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France says Russia a partner, not a ‘threat’

NATO leaders gathered on Friday to endorse a revamp to counter a more aggressive Moscow

Published: Updated:

French President Francois Hollande said Friday Russia should not be considered a threat but rather a partner, as NATO leaders met to endorse a revamp to counter a more aggressive Moscow.

“NATO has no role at all to be saying what Europe’s relations with Russia should be. For France, Russia is not an adversary, not a threat,” Hollande said as he arrived for a landmark alliance summit in Warsaw.

“Russia is a partner which, it is true, may sometimes, and we have seen that in Ukraine, use force which we have condemned when it annexed Crimea,” he added.

Leaders of the NATO military alliance gathered Friday to order ambitious actions against a daunting array of dangers to the security of their nations and citizenry, including a rearmed and increasingly unfriendly Russia to Europe’s east and violent Islamic extremism to the south.

“The decisions we’re going to take together will once again confirm that Europe and North America stand together, act together to support all allies against any threats,” NATO Secretary-General Jens Stoltenberg said, predicting a “landmark summit” meeting of US President Barack Obama and other heads of state and government.

US to send troops to Poland

After arriving in Warsaw, Obama announced the US will send an additional 1,000 US troops to Poland as part of a NATO effort to reinforce its presence on the alliance’s frontiers near Russia. He met with Polish President Andrzej Duda, and hailed Poland as “a lynchpin in the defense of NATO's eastern flank.”

In an op-ed published in the Financial Times, Obama called on NATO to stand firm against Russia, terrorism and other challenges, and to “summon the political will, and make concrete commitments” to strengthen European cooperation after the British people’s vote in June to leave the European Union.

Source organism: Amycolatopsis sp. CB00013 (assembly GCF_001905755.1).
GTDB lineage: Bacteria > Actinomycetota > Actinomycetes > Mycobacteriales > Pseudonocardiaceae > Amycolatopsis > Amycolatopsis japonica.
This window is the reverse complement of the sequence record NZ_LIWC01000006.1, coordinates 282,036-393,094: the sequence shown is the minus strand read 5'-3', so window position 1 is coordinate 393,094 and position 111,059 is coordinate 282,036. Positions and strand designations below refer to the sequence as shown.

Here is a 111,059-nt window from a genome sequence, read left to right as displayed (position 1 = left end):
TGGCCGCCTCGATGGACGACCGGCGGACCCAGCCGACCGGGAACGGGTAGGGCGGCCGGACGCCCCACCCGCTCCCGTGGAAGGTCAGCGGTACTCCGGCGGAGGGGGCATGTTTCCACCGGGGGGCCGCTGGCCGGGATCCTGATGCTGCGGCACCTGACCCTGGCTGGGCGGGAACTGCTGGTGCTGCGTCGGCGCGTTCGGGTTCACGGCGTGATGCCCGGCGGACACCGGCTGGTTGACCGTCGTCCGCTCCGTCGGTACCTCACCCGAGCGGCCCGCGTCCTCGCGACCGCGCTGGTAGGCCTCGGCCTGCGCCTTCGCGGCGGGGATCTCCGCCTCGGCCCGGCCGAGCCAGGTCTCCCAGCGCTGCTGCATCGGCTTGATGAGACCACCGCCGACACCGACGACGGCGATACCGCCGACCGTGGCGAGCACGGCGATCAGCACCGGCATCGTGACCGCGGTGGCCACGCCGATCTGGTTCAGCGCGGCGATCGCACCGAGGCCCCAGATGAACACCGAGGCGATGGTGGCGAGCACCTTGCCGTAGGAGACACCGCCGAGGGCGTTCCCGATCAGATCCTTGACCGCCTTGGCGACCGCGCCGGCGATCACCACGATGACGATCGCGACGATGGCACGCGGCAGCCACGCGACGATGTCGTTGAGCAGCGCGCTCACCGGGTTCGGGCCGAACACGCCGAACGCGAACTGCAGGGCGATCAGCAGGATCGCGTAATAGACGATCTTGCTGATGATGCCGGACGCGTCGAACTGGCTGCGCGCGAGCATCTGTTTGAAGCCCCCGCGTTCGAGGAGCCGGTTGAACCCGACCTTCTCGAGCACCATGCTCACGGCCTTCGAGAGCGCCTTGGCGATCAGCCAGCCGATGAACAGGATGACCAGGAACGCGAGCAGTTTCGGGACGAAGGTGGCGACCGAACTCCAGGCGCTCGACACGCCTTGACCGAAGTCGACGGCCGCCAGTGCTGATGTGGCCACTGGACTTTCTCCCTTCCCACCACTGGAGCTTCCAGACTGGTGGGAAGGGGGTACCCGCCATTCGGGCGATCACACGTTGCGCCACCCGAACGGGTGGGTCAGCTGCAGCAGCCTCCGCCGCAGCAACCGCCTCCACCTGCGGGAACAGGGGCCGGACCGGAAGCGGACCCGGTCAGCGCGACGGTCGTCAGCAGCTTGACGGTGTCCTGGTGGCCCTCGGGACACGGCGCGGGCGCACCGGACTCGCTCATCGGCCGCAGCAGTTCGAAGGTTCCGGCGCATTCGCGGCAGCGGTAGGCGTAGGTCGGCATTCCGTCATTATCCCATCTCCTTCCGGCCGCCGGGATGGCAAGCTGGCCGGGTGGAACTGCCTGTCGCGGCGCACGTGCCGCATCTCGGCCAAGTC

Stoltenberg said for NATO’s 28 member nations to be safe, they don’t only need to reinforce their own armed forces, but to come to the aid of partner nations in the Middle East and North Africa menaced by extremist violence.

“For our nations to be safe, it’s not enough to keep our defenses strong, we must help to make our partners stronger,” NATO Secretary-General Jens Stoltenberg said.

“Training local forces is often our best weapon against violent extremism,” Stoltenberg told a pre-summit forum of defense and security experts. Among the items on the NATO meeting’s ambitious agenda is increased assistance for Iraq’s military, extension of the West’s financial commitment to the Afghan military and police, aid for Tunisia, and getting NATO more involved in the campaign against ISIS by authorizing use of AWACS surveillance planes to assist the U.S.-led coalition fighting the group.

High security

Helicopters hovered Friday above the National Stadium, the meeting’s venue, while 6,000 police officers, backed up by soldiers, gendarmes, firefighters and other security officials, were out on Warsaw's streets.

Security efforts are most heavily concentrated at the stadium, which has been encircled by a metal barrier, and high around hotels hosting the many VIPs. Many streets in the city of 1.7 million have been blocked and some mass transit routes altered, inconveniencing many residents.

The airspace over Warsaw is also being monitored closely, with a ban on flights in a 100-kilometer (60-mile) radius from the stadium. Violators run the risk of being shot down.

(With AFP, AP)